10: Slat: 5/16”, Offset: 7/16”, Total: 1 23/32”, Used: 2 31/32”, Doubled: 3 7/16”
11: Slat: 11/32”, Offset: 15/32”, Total: 2 1/16”, Used: 3 7/16”, Doubled: 4 1/8”
12: Slat: 3/8”, Offset: 1/2”, Total: 2 7/16”, Used: 3 15/16”, Doubled: 4 7/8”
13: Slat: 13/32”, Offset: 17/32”, Total: 2 27/32”, Used: 4 15/32”, Doubled: 5 11/16”
14: Slat: 7/16”, Offset: 9/16”, Total: 3 9/32”, Used: 5 1/32”, Doubled: 6 9/16”
15: Slat: 15/32”, Offset: 19/32”, Total: 3 3/4”, Used: 5 5/8”, Doubled: 7 1/2”
16: Slat: 1/2”, Offset: 5/8”, Total: 4 1/4”, Used: 6 1/4”, Doubled: 8 1/2”
17: Slat: 17/32”, Offset: 21/32”, Total: 4 25/32”, Used: 6 29/32”, Doubled: 9 9/16”

The left number is the number of the cut.
The Slat size is the width of the offcut that you actually use.
The Offset is how much you need to move the fence to the left for this cut.
The Total is the total width of the slats you’ve cut (of that wood type) so far.
The Used is the total used (of that wood type) so far, including kerf.
The Doubled value is the combined total of the two wood types.

So, I wanted around a 10” wide board in the thin kerf example above, so my last cut gives me a 17/32” slat, and the total width of the board will be 9 9/16”. About perfect for a medium flat rate box. =)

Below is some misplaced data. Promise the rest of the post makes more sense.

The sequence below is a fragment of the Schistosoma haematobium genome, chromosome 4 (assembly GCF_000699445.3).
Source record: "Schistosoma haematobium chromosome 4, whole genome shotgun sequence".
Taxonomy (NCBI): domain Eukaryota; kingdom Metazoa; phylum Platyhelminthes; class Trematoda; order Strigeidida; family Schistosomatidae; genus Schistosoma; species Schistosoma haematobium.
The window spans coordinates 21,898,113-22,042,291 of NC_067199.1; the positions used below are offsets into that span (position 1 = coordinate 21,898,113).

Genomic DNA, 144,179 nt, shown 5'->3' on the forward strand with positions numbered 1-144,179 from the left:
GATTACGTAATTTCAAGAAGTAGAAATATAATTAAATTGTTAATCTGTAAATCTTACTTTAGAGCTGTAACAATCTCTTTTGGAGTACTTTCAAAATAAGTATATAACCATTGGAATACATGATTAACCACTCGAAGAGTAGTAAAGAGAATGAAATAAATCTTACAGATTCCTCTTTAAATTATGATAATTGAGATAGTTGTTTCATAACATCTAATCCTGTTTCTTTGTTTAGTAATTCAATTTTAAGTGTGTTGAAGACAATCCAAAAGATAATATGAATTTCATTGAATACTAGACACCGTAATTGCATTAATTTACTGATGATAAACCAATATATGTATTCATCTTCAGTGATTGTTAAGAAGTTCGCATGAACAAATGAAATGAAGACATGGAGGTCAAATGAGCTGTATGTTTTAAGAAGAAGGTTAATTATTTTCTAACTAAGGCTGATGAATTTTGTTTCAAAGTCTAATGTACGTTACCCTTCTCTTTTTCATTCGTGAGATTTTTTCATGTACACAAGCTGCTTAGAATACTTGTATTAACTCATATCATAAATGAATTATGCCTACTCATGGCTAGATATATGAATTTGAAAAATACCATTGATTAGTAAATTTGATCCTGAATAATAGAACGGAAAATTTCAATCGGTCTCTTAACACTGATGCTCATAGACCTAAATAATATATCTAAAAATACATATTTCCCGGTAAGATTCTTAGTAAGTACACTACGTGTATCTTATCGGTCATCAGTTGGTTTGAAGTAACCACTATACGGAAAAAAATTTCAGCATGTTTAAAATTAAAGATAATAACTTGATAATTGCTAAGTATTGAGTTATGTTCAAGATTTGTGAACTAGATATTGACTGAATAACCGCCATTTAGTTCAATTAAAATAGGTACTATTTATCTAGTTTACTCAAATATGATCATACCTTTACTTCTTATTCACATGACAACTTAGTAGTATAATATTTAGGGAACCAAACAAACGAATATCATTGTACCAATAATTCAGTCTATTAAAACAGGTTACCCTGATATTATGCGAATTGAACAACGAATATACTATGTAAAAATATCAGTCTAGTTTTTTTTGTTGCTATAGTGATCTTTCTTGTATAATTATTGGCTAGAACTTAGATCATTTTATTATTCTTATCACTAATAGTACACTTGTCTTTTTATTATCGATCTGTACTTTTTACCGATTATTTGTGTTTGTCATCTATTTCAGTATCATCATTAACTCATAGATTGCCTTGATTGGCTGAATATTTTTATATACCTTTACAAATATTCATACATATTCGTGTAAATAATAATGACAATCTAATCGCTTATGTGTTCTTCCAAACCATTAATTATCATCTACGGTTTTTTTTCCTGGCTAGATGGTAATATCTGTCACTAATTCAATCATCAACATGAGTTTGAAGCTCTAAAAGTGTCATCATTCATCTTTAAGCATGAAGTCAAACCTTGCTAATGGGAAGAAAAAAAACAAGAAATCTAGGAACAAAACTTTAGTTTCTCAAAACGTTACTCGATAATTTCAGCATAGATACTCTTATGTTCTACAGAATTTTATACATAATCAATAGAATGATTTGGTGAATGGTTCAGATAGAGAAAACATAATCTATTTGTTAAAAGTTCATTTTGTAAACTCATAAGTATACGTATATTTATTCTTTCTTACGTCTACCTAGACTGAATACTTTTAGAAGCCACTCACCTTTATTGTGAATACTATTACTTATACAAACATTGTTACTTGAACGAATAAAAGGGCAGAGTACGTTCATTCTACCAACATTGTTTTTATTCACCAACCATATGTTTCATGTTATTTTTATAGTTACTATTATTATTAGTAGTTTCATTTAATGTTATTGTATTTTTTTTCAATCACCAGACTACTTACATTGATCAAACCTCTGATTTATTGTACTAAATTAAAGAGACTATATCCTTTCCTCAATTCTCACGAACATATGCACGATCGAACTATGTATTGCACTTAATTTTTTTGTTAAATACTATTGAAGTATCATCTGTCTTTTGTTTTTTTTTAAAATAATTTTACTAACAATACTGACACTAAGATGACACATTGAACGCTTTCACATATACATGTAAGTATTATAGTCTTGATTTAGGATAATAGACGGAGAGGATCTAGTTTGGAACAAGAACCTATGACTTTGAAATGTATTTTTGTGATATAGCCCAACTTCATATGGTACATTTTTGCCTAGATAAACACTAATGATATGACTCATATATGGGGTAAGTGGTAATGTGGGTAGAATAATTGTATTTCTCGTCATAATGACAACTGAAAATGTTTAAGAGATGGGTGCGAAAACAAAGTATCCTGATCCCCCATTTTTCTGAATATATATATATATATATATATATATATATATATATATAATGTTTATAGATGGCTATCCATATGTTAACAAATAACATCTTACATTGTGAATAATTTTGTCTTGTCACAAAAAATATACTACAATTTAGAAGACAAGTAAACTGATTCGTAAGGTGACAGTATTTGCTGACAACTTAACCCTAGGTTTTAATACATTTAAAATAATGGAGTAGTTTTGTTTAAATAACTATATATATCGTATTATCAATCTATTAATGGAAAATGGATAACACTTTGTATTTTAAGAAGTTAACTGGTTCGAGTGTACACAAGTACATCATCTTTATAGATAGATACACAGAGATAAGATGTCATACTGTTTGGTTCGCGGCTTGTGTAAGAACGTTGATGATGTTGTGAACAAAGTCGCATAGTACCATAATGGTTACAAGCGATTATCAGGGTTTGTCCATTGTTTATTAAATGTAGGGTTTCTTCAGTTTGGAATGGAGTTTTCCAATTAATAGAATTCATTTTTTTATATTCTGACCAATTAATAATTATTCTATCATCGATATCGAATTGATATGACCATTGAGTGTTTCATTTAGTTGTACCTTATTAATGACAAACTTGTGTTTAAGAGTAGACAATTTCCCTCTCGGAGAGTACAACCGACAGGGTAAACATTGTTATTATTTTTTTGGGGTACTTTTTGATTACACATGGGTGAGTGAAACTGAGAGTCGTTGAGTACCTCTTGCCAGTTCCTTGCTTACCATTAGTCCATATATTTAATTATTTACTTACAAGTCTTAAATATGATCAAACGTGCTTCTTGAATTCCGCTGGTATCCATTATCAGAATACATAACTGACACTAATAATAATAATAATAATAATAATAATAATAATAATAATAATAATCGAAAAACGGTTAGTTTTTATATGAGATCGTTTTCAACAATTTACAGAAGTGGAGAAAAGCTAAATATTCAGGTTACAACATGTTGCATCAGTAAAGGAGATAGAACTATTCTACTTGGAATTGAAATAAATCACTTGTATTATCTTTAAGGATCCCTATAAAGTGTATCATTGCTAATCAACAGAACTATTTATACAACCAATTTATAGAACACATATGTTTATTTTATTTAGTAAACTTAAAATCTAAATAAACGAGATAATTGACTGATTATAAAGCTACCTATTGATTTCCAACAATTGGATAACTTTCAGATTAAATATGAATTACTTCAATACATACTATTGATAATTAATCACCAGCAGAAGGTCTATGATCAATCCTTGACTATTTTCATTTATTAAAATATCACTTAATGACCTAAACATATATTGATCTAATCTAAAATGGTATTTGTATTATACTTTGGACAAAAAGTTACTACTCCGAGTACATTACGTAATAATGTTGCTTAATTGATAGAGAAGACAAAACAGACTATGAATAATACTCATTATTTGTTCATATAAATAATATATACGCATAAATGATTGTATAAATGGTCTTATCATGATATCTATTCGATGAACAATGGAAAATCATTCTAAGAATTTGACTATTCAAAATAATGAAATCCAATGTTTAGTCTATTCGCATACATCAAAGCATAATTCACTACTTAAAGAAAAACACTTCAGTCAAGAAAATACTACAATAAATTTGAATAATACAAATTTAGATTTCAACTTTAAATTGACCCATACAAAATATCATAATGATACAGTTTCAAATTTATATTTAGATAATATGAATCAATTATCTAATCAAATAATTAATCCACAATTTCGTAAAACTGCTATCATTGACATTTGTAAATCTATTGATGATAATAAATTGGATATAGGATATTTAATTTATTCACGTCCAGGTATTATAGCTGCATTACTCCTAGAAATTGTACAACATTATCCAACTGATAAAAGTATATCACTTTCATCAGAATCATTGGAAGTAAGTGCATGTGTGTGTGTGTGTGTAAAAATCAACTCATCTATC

And here’s the script: (Uses the Math::Fraction module from CPAN)

http://www.llarian.net/~llarian/cb

(I tried to put the code in here, but the LJ posting editor really doesn’t play well with perl. heh)

-- Dylan Vanderhoof - General hobbiest and reluctant penmaker. http://llarian.etsy.com



5 comments so far

View Bret's profile

Bret

162 posts in 2081 days


#1 posted 1675 days ago

I hadn’t ever seen a cutting board like that—thanks for doing this!

Though I’d have used Python, myself. ;-)

-- Woodworking is easy as 3.14159265358979323846264338327950288419716939937510...

View Llarian's profile

Llarian

128 posts in 2194 days


#2 posted 1675 days ago

haha. Perl is where I’m most comfortable, but I like Python too. =)

What I really should do is web enable the script and toss it on my server somewhere so anybody can use it without having perl installed. Maybe after work.

-- Dylan Vanderhoof - General hobbiest and reluctant penmaker. http://llarian.etsy.com

View WayneC's profile

WayneC

12239 posts in 2684 days


#3 posted 1675 days ago

Perl is a great language…..

-- We must guard our enthusiasm as we would our life - James Krenov

View Jimi_C's profile

Jimi_C

506 posts in 1822 days


#4 posted 1675 days ago

I’m a python man. I’d rather use Java than Perl… :D

-- The difference between being defeated and admitting defeat is what makes all the difference in the world - Upton Sinclair, "The Jungle"

View Dan Lyke's profile

Dan Lyke

1464 posts in 2712 days


#5 posted 1674 days ago

I’ve been frustrated with a couple of CAD systems recently, and have started thinking that it might be worthwhile to do certain sorts of layouts (I’m specifically thinking about the walls and such for my upcoming workshop building) with Perl. I may have to try to modularize the notion of studs and siding and sheathing and see if I can do this by code rather than drawing.

Thanks for the impetus. And the pointer to Math::Fraction.

-- Dan Lyke, Petaluma California, http://www.flutterby.net/User:DanLyke